Texas General Hospital recently lost its ability to participate in the Medicare and Medicaid system. According to the Centers for Medicare & Medicaid Services, the Grand Prairie hospital failed to meet minimum health and safety standards.
Between May and August, auditors conducted a series of inspections at the hospital. The inspectors found patients’ health was continually being put at risk due to the unsafe conditions at Texas General.
The dangerous conditions included:
- A stroke patient was not given a CT scan because no one there could read a scan.
- There was a chronic shortage of nurses. This led to no inpatient nurses being available to admit patients from the emergency department.
- Paramedics performed nursing services like installing a peripheral IV, performing defibrillation and pacing, triaging patients and placing patients in restraints.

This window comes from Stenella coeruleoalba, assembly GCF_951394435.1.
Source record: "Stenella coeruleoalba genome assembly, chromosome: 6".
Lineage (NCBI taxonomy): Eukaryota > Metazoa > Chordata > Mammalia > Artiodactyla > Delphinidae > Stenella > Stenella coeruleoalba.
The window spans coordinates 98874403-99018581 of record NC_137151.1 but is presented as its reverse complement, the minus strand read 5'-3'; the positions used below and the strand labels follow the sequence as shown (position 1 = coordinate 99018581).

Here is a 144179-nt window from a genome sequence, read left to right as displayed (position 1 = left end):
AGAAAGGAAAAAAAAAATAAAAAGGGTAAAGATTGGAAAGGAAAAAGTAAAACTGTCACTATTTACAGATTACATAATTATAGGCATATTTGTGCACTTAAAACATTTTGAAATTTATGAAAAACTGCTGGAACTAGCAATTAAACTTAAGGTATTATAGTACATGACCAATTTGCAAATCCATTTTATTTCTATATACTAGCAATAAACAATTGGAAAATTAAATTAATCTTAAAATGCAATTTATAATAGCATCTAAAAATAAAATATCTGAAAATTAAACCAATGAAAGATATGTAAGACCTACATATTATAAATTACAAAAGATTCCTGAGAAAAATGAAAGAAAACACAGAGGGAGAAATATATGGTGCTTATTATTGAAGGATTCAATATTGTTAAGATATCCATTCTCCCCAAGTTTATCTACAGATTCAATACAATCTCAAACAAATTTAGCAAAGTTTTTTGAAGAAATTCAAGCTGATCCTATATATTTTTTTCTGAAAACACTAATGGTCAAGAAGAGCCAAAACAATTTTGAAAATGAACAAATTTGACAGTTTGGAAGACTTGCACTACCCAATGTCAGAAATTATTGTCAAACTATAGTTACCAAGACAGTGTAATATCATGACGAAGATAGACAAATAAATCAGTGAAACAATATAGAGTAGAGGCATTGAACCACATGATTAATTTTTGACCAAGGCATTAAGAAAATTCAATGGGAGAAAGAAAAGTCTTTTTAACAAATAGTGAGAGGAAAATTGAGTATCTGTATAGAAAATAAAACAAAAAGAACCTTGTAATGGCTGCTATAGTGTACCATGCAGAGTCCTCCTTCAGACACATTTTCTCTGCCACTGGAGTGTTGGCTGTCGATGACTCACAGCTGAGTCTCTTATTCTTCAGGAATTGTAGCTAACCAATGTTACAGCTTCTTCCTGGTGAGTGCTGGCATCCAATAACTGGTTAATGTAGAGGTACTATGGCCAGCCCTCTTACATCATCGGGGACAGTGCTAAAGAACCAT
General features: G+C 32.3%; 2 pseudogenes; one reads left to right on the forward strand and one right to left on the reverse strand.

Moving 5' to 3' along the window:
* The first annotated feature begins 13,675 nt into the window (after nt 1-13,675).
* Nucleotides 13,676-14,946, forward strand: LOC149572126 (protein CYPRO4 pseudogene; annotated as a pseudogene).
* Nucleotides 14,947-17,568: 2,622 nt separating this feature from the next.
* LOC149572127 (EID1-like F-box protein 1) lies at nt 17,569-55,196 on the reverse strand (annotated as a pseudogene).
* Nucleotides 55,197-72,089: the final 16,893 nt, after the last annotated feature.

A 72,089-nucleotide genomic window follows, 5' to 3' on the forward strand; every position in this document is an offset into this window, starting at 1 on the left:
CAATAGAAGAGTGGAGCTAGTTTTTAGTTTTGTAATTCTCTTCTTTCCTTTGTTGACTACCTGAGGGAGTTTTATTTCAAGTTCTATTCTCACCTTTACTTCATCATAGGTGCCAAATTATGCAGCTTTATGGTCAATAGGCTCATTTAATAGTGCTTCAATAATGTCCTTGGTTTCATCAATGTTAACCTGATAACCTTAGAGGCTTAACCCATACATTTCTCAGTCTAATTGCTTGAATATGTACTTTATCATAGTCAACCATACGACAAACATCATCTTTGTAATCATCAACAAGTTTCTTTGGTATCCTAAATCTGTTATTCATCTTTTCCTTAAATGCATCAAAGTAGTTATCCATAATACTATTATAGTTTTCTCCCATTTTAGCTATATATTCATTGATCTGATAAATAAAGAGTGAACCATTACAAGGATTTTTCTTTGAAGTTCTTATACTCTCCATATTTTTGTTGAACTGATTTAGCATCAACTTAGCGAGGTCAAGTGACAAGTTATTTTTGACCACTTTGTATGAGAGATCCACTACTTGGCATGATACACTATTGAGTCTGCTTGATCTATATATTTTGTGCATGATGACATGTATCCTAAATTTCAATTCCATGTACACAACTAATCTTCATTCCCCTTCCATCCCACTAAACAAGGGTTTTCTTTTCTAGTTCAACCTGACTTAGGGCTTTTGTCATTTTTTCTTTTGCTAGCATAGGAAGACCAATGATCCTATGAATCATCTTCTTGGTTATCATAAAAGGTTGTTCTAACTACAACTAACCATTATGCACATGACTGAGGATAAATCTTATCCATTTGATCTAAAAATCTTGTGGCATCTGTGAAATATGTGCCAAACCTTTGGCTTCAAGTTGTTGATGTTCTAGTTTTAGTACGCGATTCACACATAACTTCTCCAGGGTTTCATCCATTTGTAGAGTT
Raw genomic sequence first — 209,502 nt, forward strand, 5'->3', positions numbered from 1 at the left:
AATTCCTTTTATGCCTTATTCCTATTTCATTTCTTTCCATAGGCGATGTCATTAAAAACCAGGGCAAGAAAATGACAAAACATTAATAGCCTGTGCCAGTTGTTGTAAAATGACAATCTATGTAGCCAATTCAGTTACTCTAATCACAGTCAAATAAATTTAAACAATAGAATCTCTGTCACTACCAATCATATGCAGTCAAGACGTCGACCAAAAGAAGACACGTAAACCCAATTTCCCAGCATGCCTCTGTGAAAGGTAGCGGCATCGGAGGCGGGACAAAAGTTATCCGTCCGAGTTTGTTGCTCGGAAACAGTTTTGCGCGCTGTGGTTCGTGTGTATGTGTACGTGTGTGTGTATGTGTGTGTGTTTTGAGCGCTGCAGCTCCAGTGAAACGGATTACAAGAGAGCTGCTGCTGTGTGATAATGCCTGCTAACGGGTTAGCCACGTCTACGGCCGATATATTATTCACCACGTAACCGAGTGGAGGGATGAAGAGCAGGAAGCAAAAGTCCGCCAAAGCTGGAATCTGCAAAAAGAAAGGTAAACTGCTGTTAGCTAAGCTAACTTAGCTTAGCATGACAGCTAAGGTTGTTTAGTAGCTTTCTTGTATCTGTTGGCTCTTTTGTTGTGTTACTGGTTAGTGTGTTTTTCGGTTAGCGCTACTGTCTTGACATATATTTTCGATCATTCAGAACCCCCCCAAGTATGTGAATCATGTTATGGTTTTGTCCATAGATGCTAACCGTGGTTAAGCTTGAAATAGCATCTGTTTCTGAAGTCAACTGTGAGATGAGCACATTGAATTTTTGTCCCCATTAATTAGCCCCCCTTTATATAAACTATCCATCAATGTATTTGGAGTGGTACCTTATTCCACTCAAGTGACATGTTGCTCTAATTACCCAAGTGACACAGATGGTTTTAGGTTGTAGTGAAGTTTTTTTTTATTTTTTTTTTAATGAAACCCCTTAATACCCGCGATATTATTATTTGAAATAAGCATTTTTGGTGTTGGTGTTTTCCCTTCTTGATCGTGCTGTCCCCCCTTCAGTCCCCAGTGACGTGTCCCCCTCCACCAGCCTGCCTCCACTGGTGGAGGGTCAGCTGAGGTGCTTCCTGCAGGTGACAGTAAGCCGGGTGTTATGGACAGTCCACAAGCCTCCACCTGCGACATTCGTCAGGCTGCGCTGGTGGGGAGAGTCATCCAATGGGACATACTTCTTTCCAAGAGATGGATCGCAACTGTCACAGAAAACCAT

- No respiratory or radiology services were offered. All those trained to perform these services resigned when the hospital did not pay them.
- The hospital’s IV tubing had expired, so staff could not use this equipment safely.
Patients that wanted to report the conditions at the hospital were routinely given the wrong phone numbers by hospital staff.
In 2016, Texas General reported a $13.9 million loss on net patient revenue. The same year, the hospital made headlines for charging the most over cost for medical services in Texas.
The termination of the Medicare and Medicaid agreement means the programs will not provide payments to the hospital for any services rendered to patients that use the programs.